California Today: California Today: A Special Fires Edition

Supported byU.S.California Today: A Special Fires EditionGood morning.(Want to get California Today by email? Here’s the sign-up.)PhotoFirefighters in Ventura, Calif., on Tuesday.Credit Jae C. Hong/Associated PressThe year-end fires sweeping Southern California this week have raised a worrisome question: Where is the rain?The rainy season typically starts in October and lasts through April, with the heaviest rain coming from December through March. Precipitation has been at or above-normal in Northern California, but there has been little rain in the south.Since Oct. 1 just 2.3 inches have fallen in Los Angeles, and 1.15 inches in San Diego, which is way below the normal rainfall for that period, according to the California Department of Water Resources.That lack of precipitation is one reason fires have exploded across Southern California this week, officials said. Thousands of people were evacuated across Los Angeles County and in the path of another fire in Ventura.Continue reading the main storyIt is too soon to ring any drought alarm bells. Still, the memory of the long, punishing drought that ended last year — the worst in this state’s modern history — remains fresh. And a report earlier this week by the Lawrence Livermore National Laboratory said that atmospheric conditions caused by global warming, including the creation of a resilient, water-blocking atmospheric ridge, means even less rain in the future.Continue reading the main storyContinue reading the main story“I still have a drought hangover so I wake up worried about drought,” said Felicia Marcus, the head of the state Water Resources Control Board.Southern California is dealing with the same collection of forces that accounted for the intensity of the wine country fires: an unusually wet winter led to extensive brush growth and a record-hot October baked the growth into kindling. The final ingredient was the heavy Santa Ana winds whipping across Southern California.“It was sort of a trifecta for Napa and Sonoma,” Ms. […]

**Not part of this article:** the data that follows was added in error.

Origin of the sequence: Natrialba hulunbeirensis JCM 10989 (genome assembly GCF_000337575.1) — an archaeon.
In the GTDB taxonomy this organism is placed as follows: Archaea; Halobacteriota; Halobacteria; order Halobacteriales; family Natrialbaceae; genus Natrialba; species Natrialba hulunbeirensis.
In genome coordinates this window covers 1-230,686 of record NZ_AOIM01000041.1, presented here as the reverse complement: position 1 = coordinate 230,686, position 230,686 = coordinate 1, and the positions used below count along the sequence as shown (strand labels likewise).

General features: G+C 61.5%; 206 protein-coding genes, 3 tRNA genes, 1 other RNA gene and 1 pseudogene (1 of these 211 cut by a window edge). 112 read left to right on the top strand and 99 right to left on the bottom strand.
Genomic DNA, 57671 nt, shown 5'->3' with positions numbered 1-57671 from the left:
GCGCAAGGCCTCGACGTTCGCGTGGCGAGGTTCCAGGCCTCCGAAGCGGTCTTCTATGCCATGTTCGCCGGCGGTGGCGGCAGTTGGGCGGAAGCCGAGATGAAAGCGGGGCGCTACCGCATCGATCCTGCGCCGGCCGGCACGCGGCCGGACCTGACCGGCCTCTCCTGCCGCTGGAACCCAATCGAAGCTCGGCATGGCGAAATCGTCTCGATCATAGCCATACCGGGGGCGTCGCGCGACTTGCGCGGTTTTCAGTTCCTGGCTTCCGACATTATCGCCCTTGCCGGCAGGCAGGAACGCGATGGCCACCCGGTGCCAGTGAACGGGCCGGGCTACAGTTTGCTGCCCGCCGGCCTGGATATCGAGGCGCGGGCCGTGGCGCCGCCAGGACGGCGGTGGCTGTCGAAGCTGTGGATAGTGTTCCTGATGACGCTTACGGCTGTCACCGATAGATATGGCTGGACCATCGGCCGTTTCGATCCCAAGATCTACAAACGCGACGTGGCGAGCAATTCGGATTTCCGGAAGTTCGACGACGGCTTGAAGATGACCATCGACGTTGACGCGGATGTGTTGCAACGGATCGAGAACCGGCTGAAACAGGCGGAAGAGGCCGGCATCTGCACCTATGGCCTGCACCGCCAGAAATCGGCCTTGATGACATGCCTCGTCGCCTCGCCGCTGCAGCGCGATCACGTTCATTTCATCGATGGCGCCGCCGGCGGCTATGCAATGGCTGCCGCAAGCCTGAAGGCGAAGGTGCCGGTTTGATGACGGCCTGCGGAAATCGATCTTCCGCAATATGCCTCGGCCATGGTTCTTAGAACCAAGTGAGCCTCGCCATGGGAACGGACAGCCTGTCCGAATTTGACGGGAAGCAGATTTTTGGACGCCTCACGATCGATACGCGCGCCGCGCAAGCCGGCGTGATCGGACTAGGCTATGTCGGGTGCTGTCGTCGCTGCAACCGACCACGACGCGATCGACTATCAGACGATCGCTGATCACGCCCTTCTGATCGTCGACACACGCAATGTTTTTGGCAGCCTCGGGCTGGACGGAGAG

Harvey Live Updates: Death Toll Rises in Texas